alleging a denial of procedural due process requires proof of three elements: (1) a
deprivation of a constitutionally-protected liberty or property interest; (2) state action;
and (3) constitutionally-inadequate process.”
Grayden, 345 F.3d at 1232 (citing
Cryder v. Oxendine, 24 F.3d 175, 177 (11th Cir. 1994)).
The parties dispute other facts regarding how the rezoning financially impacted South Grande
View and its ability to develop the property. (Compare Doc. 26, pp. 2-3 with Doc. 27, pp. 2-4).
These disputes of fact are not material to the City’s summary judgment motion regarding South
Grande View’s procedural due process claim.
The record demonstrates that South Grande View was apprised of the pendency
of the proposed ordinances, and South Grande View had an opportunity to object to
the ordinances. South Grande View’s owner and its attorney attended the December
5, 2011 city council meeting at which the Alabaster City Council discussed the
proposed ordinances. Mr. Givianpour and Mr. Harrison stated their opposition to the
ordinances and witnessed the city council’s vote. See p. 3, supra. Therefore, South
Grande View was afforded adequate procedural due process.
South Grande View’s procedural due process claim rests on the company’s
theory that the City of Alabaster should have given actual notice by mail of the
adoption of the ordinances after the city council adopted them; however, the company
concedes that neither the Alabama Supreme Court nor the Eleventh Circuit has held
that due process requires actual notice of the adoption and effective date of municipal
zoning ordinances. (Doc. 26, pp. 13-15). Alabama Code § 11-45-8 does not require a
municipality to provide actual notice to any party regarding the adopting of zoning
ordinances, and the City complied with the statutory publication requirements.3
Alabama Code Section 11-45-8 provides:
All ordinances of a general or permanent nature . . . shall be published in some
newspaper of general circulation published in the municipality, but if no such
newspaper is published in the municipality such ordinances may be published by
posting a copy of the ordinance in three public places within the municipality, one
of which shall be at the mayor’s office in the city or town. In the event there is no
newspaper published in the municipality and there is a newspaper published in the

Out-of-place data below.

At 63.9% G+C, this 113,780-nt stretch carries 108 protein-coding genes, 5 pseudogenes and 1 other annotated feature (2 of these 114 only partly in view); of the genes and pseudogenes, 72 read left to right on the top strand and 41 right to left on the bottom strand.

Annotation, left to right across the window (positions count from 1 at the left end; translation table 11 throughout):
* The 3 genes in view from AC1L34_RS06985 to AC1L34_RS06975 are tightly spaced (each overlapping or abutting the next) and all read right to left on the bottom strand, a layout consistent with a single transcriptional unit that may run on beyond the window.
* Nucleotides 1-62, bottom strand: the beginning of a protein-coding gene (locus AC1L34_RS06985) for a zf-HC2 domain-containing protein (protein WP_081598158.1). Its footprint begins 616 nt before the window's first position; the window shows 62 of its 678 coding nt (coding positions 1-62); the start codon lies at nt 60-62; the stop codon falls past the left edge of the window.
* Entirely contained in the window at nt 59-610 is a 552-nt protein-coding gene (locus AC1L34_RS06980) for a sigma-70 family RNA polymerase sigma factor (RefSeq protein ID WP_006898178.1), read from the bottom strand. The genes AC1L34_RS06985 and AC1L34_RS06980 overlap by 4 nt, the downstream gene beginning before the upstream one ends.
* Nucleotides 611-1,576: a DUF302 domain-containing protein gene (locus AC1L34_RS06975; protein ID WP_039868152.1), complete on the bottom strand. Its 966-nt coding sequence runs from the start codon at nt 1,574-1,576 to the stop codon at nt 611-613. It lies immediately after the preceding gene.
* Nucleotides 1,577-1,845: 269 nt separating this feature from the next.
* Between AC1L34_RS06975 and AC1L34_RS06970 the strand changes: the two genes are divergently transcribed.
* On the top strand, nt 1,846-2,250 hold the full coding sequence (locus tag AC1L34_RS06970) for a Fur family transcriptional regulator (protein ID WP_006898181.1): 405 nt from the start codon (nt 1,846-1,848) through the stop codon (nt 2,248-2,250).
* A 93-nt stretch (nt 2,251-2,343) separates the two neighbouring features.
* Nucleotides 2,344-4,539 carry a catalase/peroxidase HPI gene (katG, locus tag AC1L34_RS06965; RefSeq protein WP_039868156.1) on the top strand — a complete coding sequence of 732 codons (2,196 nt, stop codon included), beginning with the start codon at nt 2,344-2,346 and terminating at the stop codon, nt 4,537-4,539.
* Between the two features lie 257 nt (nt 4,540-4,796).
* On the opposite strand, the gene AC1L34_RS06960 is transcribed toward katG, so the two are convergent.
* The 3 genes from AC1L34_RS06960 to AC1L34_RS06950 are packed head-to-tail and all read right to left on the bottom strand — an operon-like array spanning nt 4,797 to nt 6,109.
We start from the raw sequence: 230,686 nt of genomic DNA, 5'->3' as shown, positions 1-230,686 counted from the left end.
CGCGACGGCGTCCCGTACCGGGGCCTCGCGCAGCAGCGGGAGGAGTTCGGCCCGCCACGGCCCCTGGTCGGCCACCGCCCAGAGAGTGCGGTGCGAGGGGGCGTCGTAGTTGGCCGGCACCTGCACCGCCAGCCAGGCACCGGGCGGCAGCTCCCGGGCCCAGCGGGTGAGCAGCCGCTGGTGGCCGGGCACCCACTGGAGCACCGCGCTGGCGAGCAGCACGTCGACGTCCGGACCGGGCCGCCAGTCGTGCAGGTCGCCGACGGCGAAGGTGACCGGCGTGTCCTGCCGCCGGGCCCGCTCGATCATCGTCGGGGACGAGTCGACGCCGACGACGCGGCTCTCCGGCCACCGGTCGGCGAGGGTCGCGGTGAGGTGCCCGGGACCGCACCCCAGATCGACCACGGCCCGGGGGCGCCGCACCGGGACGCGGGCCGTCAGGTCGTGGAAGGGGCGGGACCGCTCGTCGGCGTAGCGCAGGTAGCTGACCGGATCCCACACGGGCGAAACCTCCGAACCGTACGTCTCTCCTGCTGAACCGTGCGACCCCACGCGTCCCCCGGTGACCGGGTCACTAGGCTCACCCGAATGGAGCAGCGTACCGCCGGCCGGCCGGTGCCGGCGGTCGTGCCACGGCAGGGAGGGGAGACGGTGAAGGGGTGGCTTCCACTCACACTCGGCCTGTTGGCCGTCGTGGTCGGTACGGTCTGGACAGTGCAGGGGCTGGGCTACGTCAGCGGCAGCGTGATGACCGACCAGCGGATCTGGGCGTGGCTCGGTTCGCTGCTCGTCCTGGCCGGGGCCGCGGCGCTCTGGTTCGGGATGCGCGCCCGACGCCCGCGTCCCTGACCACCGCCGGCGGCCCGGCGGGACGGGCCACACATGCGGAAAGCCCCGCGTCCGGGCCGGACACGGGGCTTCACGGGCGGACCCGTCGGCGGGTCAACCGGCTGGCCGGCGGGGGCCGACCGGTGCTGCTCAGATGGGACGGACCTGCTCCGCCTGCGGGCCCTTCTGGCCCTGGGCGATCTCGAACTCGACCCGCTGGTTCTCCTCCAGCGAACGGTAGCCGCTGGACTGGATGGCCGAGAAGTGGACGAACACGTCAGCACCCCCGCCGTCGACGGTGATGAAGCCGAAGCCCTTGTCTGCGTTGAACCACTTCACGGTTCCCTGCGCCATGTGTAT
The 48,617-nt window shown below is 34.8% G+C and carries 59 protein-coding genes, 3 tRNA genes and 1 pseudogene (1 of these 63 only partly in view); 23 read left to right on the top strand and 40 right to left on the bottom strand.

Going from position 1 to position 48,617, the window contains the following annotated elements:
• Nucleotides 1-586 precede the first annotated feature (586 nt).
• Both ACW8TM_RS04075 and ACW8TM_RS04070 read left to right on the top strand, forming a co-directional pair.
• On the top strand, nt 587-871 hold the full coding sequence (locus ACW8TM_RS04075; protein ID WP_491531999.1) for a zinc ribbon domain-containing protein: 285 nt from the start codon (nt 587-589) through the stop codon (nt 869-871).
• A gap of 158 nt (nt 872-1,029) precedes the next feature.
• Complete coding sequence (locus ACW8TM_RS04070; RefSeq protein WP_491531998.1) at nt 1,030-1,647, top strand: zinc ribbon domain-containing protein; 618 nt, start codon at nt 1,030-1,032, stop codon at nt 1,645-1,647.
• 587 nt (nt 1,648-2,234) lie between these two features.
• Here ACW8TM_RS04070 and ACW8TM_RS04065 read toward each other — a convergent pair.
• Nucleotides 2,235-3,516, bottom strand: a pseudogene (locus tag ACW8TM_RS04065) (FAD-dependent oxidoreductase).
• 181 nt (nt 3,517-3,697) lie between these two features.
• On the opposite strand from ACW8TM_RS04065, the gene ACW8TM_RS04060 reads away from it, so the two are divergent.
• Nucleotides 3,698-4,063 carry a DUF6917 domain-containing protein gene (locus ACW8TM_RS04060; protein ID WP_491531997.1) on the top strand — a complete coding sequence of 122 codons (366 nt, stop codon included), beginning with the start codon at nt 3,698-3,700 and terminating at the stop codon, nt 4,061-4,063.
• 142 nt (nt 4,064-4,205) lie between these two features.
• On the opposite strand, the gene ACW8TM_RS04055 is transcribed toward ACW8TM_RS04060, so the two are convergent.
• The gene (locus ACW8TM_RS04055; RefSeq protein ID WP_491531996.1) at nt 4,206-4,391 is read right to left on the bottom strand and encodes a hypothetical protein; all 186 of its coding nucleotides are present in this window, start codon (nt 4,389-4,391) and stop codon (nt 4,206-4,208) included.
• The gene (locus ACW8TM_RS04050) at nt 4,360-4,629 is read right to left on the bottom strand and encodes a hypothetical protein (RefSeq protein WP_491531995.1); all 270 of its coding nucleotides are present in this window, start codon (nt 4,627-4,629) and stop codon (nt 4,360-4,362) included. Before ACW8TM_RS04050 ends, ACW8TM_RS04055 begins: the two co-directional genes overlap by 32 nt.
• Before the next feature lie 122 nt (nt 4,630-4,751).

county in which the municipality is located having general circulation in the
municipality, at the option of the governing body of such municipality the
ordinance may be published in that newspaper. . . .
Therefore, as a matter of law, the City did not violate South Grande View’s due
process rights. See Sanders v. Henry Cnty., Ga., 484 Fed. Appx. 395, 398 (11th Cir.
2012) (holding that a landowner’s due process rights were not violated because the
county “did not have a duty under the zoning ordinance in effect at the time to ensure
that [the landowner] received actual notice”).4
Because South Grande View had actual notice of proposed ordinances 11-Z04
and 11-Z05 and an opportunity to object to the city council’s adoption of them, and
because the City of Alabaster complied with all statutory requirements for publication
of the ordinances after the city council adopted them, the City of Alabaster is entitled
to judgment as a matter of law on South Grande View’s procedural due process claim.
Ala. Code § 11-45-8(b)(1).
There is no dispute that the City complied with § 11-45-8 when it published ordinances 11-Z04
and 11-Z05 in the Shelby County Reporter and posted the ordinances in three public places
within the city. Section 11-45-8 does not require a municipality to send individual notice to
landowners of property subject to rezoning ordinances, and South Grande View’s contention that
due process requires such notice is misplaced.
The cases upon which South Grande View relies to support its argument that the City was
required to give actual notice by mail of the adoption of the ordinances after the fact are not
persuasive because the purpose of due process is to guarantee that property owners who will be
affected by a governmental body’s decision receive notice of the pending action and an
opportunity to be heard prior to the decision. South Grande View had notice and an opportunity
to be heard before the City Council passed the ordinances, and due process does not require
more. See Mennonite Bd. of Missions v. Adams, 462 U.S. 791 (1983) (holding that mortgagee of
real property must receive actual notice by mail or other means before initiation of a tax sale
proceeding) (emphasis added); Schroeder v. City of New York, 371 U.S. 208, 212-13 (1962) (city
failed to provide constitutionally adequate notice to property owner prior to condemnation
proceedings) (emphasis added); Walker v. City of Hutchinson, 352 U.S. 112, 116 (1956) (city
violated landowner’s due process rights by failing to provide direct notice prior to condemnation
proceedings) (emphasis added); Harris v. Cnty. of Riverside, 904 F.2d 497, 504-05 (9th Cir.
1990) (county violated land owner’s due process rights when it failed to provide individual
notice before rezoning the property) (emphasis added).
For the reasons discussed above, the Court GRANTS the City of Alabaster’s
motion for summary judgment. The Court enters judgment as a matter of law in favor
of the City on South Grande View’s procedural due process claim.
Because the Court finds that there is no just reason for delay, the Court directs
entry of a final judgment pursuant to Federal Rule of Civil Procedure 54(b) on South
Grande View’s procedural due process claim.
On or before March 15, 2016, the parties shall please confer and file a
proposed amended scheduling order regarding the remaining claim to this action.
DONE and ORDERED this March 1, 2016.
MADELINE HUGHES HAIKALA
UNITED STATES DISTRICT JUDGE